How Litter Harms Norbury’s Waterways and Wildlife
Hello, Norbury community!
We're really fortunate to call South London our home, as it's an incredibly lively and diverse place with stunning natural surroundings, including lovely waterways. However, just like other parts of this amazing area, these natural treasures are facing an ongoing issue: Litter.
You may not realize it, but every single piece of litter that finds its way onto our streets has the potential to make its way into our beautiful rivers and lakes. When it rains, litter is washed into storm drains and carried into our waterways, where it accumulates and causes serious harm.
Today, we want to share with you some of the ways that litter affects our rivers and lakes and why we need to take action to protect them.
Litter harms aquatic life
One of the most obvious impacts of litter is the danger it poses to aquatic animals. Plastic debris, such as bottles, bags, wrappers, and straws, can be mistaken for food by fish, turtles, birds, and mammals, leading to ingestion and potential harm. Some animals can also get entangled in discarded fishing lines, nets, rings, and other items, causing injury or even death.
Litter also disrupts the natural habitats of aquatic organisms, affecting their breeding and feeding patterns. For example, some fish need clean gravel beds to spawn, but these can be covered by sediment and debris. Some plants need sunlight to grow, but these can be shaded by floating litter. Some animals need oxygen to breathe, but these can be suffocated by decomposing litter.
Litter degrades water quality
Another impact of litter is the deterioration of water quality in our rivers and lakes. Chemicals from littered items, such as plastic fragments or cigarette butts, can leach into the water, contaminating it and harming the plants and animals that rely on it. This contamination not only affects aquatic life but can also have broader implications for human health if the water is used for drinking or recreational purposes.
Litter also affects the aesthetic quality of our waterways, spoiling their beauty and reducing their appeal for visitors and residents alike. Who wants to see a river or a lake full of rubbish? Who wants to swim or boat in polluted water? Who wants to live near a dirty and smelly waterway?
Litter comes from many sources
One of the most common sources of litter is wet wipes. Wet wipes are widely used for personal hygiene, baby care, cleaning, and makeup removal. However, many people do not realize that most wet wipes contain plastic and do not dissolve in water. When flushed down the toilet, they cause 93% of sewer blockages, costing around £100m a year to clear up. They also end up in our rivers and lakes, where they form "islands" that pollute the water and harm wildlife.
There are alternatives to wet wipes that are better for the environment. For example, we can use reusable cloths or towels that can be washed and reused. We can also look for wet wipes that are plastic-free and biodegradable, such as those made from bamboo or other plant fibres. We should always check the label before buying or using wet wipes and never flush them down the toilet.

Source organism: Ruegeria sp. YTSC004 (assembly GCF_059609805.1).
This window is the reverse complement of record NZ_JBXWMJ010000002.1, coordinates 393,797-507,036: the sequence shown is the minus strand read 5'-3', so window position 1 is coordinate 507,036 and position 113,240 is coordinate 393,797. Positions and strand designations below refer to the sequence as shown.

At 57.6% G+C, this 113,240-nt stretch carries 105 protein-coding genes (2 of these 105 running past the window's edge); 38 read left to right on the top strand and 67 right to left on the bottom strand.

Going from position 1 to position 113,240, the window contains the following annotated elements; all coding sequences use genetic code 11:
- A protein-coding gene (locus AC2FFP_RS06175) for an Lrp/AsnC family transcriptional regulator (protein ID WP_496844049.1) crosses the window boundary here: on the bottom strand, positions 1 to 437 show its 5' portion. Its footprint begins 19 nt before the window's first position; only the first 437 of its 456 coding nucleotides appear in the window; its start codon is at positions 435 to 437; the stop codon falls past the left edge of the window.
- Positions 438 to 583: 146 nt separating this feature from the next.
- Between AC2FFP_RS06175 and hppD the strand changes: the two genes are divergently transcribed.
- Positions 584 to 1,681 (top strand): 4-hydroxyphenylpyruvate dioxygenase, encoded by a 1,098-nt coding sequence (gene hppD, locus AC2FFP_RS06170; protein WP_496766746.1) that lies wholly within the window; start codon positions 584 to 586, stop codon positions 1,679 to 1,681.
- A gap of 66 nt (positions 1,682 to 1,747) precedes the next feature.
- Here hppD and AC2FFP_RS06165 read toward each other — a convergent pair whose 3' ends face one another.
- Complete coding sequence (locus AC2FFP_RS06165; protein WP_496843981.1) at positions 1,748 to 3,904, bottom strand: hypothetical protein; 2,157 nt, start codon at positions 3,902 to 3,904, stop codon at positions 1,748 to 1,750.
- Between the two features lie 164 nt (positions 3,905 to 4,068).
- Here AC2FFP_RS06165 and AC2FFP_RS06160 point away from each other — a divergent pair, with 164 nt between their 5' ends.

What can we do to stop litter?
The good news is that we can all do something to prevent litter from entering our waterways in the first place. Here are some simple steps that we can take to make a difference:
Dispose of our waste properly. Whether we are at home or out and about, we should always use bins or take our litter home with us. We should also avoid littering from vehicles or boats, as this can easily end up in waterways.
Reduce our use of single-use products. Many items that we use once and throw away, such as plastic bags, bottles, cups, straws, and cutlery, are major sources of litter. We can reduce our impact by choosing reusable alternatives, such as cloth bags, metal bottles, ceramic mugs, bamboo straws, and wooden spoons.
Encourage others to do the same. We can spread the word about the problem of litter and the solutions that we can adopt. We can educate our friends, family, neighbors, colleagues, and especially our children about the importance of respecting our waterways and wildlife. We can also report any incidents of littering or fly-tipping to the authorities.
Join or organize clean-up events. We can also take action by removing existing litter from our streets and waterways. We can join or organize clean-up events with other members of our community, such as schools, clubs, businesses, or charities. We can also volunteer with organizations such as the Canal & River Trust or Waterways Holidays that work to maintain and restore our waterways.
Norbury is our home, and it’s up to us to keep it clean and preserve the health of our waterways. By tackling the problem of litter, one piece at a time, we can make a positive impact on our environment and ensure a sustainable future for generations to come.
Together, let’s keep Norbury litter-free on land and in water!
- The Litter Free Norbury Team